Same Old Same at the Internationaux de France
Another terrible men’s competition at least delivers Ge a medal; Zagitova overscored again but at least deserved this win; Tarasova & Morozov’s deserving to win more in dispute; Papadakis & Cizeron set scoring records in the dance again.
France’s Grand Prix event has its second new title in as many years. This year, it was held in Grenoble for the first time. The prizes were truly unique: big plastic stars which were met with derision from the skating fans watching the podium ceremonies.
But those fans still must have experienced a good deal of deja vu. Much happened here has already happened a good deal this fall. A bad men’s competition, for instance, although at the ladies competition wasn’t as bad this time. Also overly generous presentation scores for Russians, which once again resulted in a dodgy win. And a little record-breaking in the ice dance.
There were a handful of extremely good things in a men’s competition that was somehow even worse than most of the ones we’ve had so far. One was Javier Fernandez’s brilliant short program. His quadruple toe loop-triple toe loop combination was beautiful enough it scored as high as much harder quad combinations, his quad salchow almost as good. His skating and the show he put on were better still:
In the free, however, it seemed the aftereffects of his illness from China were still taking their toll on his stamina. He started by barely getting out his solo quad toe and quad salchow combination. After that he had only one clean jumping pass. He stumbled on two others, and fell attempting a second quad salchow and his triple axel combination. That he was still second in the free skate, if barely, says everything about how badly everyone else skated.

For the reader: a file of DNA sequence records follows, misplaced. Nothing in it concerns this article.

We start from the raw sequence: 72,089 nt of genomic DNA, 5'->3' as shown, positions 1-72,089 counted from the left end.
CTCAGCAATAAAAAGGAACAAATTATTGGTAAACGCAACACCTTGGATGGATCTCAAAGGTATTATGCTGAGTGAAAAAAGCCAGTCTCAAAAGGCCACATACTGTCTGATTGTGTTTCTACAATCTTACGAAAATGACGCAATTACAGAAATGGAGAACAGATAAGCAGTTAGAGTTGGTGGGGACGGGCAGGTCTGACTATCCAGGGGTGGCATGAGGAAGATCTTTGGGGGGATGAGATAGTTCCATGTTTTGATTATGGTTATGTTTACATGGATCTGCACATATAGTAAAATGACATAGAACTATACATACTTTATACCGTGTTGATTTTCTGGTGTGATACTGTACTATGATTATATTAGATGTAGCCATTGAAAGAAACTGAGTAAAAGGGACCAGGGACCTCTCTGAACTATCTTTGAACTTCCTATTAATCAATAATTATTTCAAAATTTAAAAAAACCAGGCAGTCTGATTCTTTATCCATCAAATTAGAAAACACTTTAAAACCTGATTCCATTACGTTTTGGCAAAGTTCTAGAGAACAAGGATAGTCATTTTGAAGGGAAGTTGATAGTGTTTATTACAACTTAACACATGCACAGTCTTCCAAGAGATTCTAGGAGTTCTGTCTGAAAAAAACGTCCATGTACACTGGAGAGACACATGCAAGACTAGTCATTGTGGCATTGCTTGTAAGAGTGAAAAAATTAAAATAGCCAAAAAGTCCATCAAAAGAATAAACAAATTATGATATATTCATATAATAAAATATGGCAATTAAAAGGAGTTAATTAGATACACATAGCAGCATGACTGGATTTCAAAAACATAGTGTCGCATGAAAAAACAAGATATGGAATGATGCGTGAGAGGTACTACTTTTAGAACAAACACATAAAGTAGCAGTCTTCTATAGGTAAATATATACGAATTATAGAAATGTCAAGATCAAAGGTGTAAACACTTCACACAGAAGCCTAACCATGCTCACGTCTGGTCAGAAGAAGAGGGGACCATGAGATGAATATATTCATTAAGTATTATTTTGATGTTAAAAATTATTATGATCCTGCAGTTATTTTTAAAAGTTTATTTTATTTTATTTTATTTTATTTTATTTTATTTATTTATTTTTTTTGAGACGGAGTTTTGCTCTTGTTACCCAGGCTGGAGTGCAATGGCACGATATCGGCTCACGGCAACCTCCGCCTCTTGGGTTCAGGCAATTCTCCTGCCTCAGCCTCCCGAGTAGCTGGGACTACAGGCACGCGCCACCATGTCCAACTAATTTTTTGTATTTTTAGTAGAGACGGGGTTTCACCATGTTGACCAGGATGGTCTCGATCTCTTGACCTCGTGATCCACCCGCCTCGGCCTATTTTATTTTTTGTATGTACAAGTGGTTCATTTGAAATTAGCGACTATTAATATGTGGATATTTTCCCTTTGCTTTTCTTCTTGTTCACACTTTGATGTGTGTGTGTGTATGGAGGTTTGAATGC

Including Shoma Uno, his main competition for the gold. He managed the same quad-triple, but went down on an underrotated quad flip, and barely held on to his axel. But nobody who tried one of the harder quads in the short rotated them. Uno did hold onto a quad loop in the free, and didn’t fall on another underrotated quad flip, but he fell right after on one underrotated quad toe, held onto the other but failed to do a combination, and then fell on his very hard triple axel three-jump. He won the free skate, but only by four points, and Fernandez still took gold by ten more.
There were some other men who skated decent shorts. Alexander Samarin took third by landing a quad toe and being the only guy to not fall on his underrotated harder quad. Moris Kvitelashvili fell on his toe, but landed a salchow combination for fourth. Alexei Bychenko took fifth by landing everything with a quad toe, and Misha Ge sixth by doing so with divine beauty. In seventh, Denis Ten was quite pretty, outside the fall on the underrotated quad salchow.
Samarin got off relatively mildly in the free, even landing his quad lutz this time. But he fell on his other quad, and was shaky afterwards. When jumps are all he has, that ultimately only got him fourth. Bychenko landed two quad toes, only to double two more jumps and single a third; he stayed fifth. Kvitelashvili had a similar fate, except he also fell on his solo quad; he was eighth in the segment and had to hold on to sixth. Ten didn’t have a clean jumping pass until late in his tenth-place program, and to add insult the injury left the ice with a cut hand.
He finished eighth, sandwiched between the two Americans. Max Aaron and Vincent Zhou didn’t even skate good short programs, both falling twice on as many quad attempts. At least Aaron rotated his, though. He even landed his quad combination and all his triples in his sixth place free skate, though doubling one solo quad and underrotating another left him without enough for higher. Zhou landed both an easy and a hard quad in combination, only to fall on two more, one underrotated, and double a fifth. He also singled an intended triple lutz. He finished ninth.